Will Abbott Elementary Ignite Honest Weed Depictions on Network TV?

February 22, 2024, marked a relatively low-key historic moment in television history, with ABC’s Abbott Elementary airing one of the most authentic depictions of real-life cannabis consumers on a major network television channel in nearly 30 years. In season 3, episode 4 (“Smoking”), several teachers and faculty discuss their various vices, ranging from vaping and drinking wine to microdosing and different kinds of cannabis consumption.

In the episode, Quinta Brunson’s character, Janine, candidly discusses her medical marijuana use while questioning Jacob’s vaping. Despite the on-screen portrayal, Brunson, who also portrayed a pot character in A Black Lady Sketch Show segment, said she isn’t much of a smoker. Also, in the episode, Mr. Eddie mentions his preference for a weekend protein edible bar, prompting Principal Ava Coleman to comment on him making drugs boring. Other staff reveal their CBD use for joint pain or relaxing with a blunt in the bath. At the same time, characters like Mrs. Howard represent lingering cannabis stigmas. 

The authentic-sounding exchange in a school setting immediately stands out as one of the most honest depictions of weed use a network channel has ever shown. Is this a sign that the major channels might be catching up to streaming and basic cable networks? 

Pot on TV

The major network channels (ABC, Fox, NBC, and CBS) have historically been hesitant to depict cannabis in a positive or normalized manner. In a 2020 deep dive into the history of cannabis on TV, writer Jacob Trussell noted that the 1967 revival of the cop drama Dragnet was one of the first productions to feature cannabis since propaganda films of the 1930s and a relatively harmless storyline on The Andy Griffith Show. In the Dragnet episode, Trussell noted that while marijuana is depicted as a drug similar to heroin, those accused of using it did push back on the assertion that it was a gateway drug.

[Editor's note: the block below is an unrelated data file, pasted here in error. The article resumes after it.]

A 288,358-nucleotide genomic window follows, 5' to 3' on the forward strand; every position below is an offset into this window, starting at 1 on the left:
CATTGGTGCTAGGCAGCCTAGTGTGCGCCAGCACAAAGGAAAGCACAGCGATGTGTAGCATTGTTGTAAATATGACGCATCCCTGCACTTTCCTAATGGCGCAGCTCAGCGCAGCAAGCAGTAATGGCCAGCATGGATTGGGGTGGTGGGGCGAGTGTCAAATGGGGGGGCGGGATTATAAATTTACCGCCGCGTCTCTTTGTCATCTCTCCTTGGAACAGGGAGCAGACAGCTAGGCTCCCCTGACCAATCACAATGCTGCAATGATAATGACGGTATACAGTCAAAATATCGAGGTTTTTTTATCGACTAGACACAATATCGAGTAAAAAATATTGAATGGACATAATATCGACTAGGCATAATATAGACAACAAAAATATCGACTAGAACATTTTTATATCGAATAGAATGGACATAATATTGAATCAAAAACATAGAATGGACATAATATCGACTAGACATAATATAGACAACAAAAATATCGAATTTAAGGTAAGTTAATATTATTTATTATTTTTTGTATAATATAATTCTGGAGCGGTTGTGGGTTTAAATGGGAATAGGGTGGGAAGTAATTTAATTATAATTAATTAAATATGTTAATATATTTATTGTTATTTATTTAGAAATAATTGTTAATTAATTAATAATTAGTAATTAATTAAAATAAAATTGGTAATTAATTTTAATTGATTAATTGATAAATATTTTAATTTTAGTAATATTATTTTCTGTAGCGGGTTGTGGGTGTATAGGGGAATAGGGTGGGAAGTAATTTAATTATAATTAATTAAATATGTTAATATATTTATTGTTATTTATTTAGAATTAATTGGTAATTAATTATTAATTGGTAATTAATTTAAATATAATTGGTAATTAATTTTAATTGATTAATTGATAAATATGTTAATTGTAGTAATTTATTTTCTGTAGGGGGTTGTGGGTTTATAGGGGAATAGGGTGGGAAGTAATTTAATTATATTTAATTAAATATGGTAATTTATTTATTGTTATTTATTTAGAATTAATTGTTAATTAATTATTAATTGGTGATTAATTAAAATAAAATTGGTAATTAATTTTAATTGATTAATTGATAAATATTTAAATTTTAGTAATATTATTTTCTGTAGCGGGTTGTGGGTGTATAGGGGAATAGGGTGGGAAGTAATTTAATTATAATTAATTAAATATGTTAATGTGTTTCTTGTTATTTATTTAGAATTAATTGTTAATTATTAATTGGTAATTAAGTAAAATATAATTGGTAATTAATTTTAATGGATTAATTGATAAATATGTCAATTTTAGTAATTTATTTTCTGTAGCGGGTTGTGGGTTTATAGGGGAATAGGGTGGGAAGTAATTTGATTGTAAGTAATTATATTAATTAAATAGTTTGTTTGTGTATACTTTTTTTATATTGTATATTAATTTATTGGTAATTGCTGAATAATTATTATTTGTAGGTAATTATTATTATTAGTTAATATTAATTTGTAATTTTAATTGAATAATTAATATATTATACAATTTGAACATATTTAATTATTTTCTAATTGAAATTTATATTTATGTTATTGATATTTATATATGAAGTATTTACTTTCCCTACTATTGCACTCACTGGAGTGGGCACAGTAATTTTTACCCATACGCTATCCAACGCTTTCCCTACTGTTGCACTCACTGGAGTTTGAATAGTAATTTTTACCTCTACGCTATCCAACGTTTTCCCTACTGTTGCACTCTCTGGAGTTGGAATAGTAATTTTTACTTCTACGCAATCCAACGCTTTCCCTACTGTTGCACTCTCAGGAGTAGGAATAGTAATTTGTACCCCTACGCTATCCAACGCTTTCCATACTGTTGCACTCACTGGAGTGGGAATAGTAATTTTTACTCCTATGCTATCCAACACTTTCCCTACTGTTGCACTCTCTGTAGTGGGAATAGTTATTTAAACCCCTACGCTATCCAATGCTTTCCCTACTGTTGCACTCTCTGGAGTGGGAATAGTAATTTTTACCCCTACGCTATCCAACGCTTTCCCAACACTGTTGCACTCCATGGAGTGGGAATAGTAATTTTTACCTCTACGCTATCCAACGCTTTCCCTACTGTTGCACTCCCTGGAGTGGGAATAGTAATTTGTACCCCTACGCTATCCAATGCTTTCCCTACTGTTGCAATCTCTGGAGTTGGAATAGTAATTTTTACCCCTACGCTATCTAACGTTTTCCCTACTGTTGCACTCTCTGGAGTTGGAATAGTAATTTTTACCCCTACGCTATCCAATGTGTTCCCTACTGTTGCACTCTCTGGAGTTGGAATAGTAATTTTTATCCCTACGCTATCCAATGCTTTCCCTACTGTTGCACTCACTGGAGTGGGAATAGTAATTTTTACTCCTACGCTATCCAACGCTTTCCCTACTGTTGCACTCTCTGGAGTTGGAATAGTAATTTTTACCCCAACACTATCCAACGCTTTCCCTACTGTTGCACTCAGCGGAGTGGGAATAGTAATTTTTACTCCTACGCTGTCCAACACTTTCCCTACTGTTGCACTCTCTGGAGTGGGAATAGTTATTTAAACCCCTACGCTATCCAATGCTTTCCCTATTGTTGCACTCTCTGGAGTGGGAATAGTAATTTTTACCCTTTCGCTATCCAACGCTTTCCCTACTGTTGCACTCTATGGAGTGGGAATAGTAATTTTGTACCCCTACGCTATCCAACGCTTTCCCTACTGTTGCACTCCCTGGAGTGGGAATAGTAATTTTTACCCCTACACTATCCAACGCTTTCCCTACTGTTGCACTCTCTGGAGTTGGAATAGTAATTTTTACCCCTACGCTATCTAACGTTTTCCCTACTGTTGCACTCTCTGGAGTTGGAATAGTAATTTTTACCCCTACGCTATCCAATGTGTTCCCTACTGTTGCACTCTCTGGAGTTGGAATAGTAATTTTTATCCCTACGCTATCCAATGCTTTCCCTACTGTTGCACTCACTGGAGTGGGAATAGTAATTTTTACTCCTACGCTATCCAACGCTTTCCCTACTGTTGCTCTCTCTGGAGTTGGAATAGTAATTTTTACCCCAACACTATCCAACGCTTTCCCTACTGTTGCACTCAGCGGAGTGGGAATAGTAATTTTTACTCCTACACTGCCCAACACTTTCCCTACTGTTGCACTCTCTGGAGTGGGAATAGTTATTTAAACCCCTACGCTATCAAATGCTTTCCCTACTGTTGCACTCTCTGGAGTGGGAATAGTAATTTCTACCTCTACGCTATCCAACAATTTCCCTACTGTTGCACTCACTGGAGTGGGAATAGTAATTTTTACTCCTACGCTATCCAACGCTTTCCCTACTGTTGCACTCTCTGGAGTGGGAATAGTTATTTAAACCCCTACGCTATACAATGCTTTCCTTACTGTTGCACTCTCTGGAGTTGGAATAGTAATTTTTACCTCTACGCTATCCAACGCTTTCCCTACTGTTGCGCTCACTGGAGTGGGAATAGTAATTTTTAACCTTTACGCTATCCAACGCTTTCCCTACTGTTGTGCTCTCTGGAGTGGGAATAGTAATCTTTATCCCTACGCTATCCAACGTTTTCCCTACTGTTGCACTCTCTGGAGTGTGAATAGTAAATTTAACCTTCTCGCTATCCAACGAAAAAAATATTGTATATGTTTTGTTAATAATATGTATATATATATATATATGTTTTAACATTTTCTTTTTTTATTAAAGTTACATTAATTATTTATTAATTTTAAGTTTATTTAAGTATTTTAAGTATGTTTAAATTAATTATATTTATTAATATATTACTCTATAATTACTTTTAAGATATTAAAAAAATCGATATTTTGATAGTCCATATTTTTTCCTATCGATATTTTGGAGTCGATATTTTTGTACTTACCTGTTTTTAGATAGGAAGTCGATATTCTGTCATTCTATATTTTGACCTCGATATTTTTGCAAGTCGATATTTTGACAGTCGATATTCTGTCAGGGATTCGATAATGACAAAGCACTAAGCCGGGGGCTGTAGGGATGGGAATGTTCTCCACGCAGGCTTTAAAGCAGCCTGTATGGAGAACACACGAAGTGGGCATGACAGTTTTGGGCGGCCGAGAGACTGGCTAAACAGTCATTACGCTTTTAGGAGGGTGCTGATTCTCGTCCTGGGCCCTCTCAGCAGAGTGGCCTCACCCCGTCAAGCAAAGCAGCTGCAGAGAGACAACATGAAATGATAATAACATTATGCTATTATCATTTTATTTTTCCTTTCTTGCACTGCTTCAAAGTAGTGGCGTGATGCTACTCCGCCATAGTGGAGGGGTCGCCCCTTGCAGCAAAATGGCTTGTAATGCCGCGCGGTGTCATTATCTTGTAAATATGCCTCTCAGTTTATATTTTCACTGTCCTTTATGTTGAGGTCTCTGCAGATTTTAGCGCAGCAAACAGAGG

A decade later, shows like Sanford and Son and Barney Miller helped depict cannabis in a more realistic light, with users becoming forgetful and nicer after consuming. The early ’80s continued this trend until the passage of the Comprehensive Crime Control Act of 1984 and the ushering in of the propaganda and the Just Say No campaign. 

The trend continued into the 90s, when viewers saw a proliferation of anti-drug episodes and TV specials, with arguably the best example being the 1990 animated film Cartoon All-Stars to the Rescue, which saw virtually every childhood cartoon star of the time joining up to battle marijuana use. The film, financed by McDonald’s, was simulcast across all the major networks and many independent stations on April 21, 1990. 

In 1997, Congress took a step further, appropriating over $1 billion to advertise anti-drug messages. The action led to anti-drug messages on shows ranging from dramas like ER to comedies, including The Drew Carey Show. 1997 also saw Murphy Brown’s honest look into cannabis and cancer treatment, marking the most significant breakthrough in plant normalization at that time. The government-backed propaganda program quietly ended in 2000, as did any major plant discussions for the next several decades on network TV. 

Since the early 2000s, we’ve seen a slow and steady increase of either positive or neutral depictions of cannabis use, first on basic cable channels and now on streaming services and other online platforms like YouTube. But still, major network television has lagged. 

Trussell observed that while TV demonizes cannabis less now, it still often resorts to outdated stereotypes. “But at the same time, especially since 2020, I feel like I’ve seen less TV shows go out of their way to make cannabis the crux of the plot of an episode — and I think that’s a positive thing,” he said. “Cannabis is just not a controversial storyline anymore because the plant has become more normalized.”

Trussell noted that while The Simpsons touched on medical cannabis nearly 20 years ago, the episode was regressive in its depiction. Similarly, 1993’s episode of Roseanne, titled “Stash from the Past” ultimately normalizes pot use, but only after parents Roseanne and Dan come down on the kids hard for having some flower–only to realize it was an old stash of theirs.